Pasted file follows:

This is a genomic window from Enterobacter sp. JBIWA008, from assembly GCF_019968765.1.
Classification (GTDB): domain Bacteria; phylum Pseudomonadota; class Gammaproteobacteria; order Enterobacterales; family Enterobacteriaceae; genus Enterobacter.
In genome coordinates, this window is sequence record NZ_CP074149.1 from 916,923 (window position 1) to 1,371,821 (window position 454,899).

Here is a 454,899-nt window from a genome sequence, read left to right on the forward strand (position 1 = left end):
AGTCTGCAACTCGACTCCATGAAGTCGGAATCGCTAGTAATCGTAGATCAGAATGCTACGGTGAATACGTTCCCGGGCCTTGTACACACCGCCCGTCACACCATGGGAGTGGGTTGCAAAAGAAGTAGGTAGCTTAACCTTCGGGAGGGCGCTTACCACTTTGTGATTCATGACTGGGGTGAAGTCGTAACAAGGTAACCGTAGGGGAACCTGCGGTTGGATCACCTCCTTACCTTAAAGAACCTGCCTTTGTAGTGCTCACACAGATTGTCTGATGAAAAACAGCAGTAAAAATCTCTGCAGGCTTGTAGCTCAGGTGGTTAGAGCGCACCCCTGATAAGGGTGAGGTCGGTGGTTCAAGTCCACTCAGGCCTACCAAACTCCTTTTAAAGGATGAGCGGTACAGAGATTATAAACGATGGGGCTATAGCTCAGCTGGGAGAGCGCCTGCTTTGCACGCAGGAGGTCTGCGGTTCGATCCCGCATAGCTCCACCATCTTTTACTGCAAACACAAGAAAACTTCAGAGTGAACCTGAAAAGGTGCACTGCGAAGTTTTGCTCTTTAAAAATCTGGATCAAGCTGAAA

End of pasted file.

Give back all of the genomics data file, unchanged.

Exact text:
This is a genomic window from Enterobacter sp. JBIWA008, from assembly GCF_019968765.1.
Classification (GTDB): domain Bacteria; phylum Pseudomonadota; class Gammaproteobacteria; order Enterobacterales; family Enterobacteriaceae; genus Enterobacter.
In genome coordinates, this window is sequence record NZ_CP074149.1 from 916,923 (window position 1) to 1,371,821 (window position 454,899).

Here is a 454,899-nt window from a genome sequence, read left to right on the forward strand (position 1 = left end):
AGTCTGCAACTCGACTCCATGAAGTCGGAATCGCTAGTAATCGTAGATCAGAATGCTACGGTGAATACGTTCCCGGGCCTTGTACACACCGCCCGTCACACCATGGGAGTGGGTTGCAAAAGAAGTAGGTAGCTTAACCTTCGGGAGGGCGCTTACCACTTTGTGATTCATGACTGGGGTGAAGTCGTAACAAGGTAACCGTAGGGGAACCTGCGGTTGGATCACCTCCTTACCTTAAAGAACCTGCCTTTGTAGTGCTCACACAGATTGTCTGATGAAAAACAGCAGTAAAAATCTCTGCAGGCTTGTAGCTCAGGTGGTTAGAGCGCACCCCTGATAAGGGTGAGGTCGGTGGTTCAAGTCCACTCAGGCCTACCAAACTCCTTTTAAAGGATGAGCGGTACAGAGATTATAAACGATGGGGCTATAGCTCAGCTGGGAGAGCGCCTGCTTTGCACGCAGGAGGTCTGCGGTTCGATCCCGCATAGCTCCACCATCTTTTACTGCAAACACAAGAAAACTTCAGAGTGAACCTGAAAAGGTGCACTGCGAAGTTTTGCTCTTTAAAAATCTGGATCAAGCTGAAA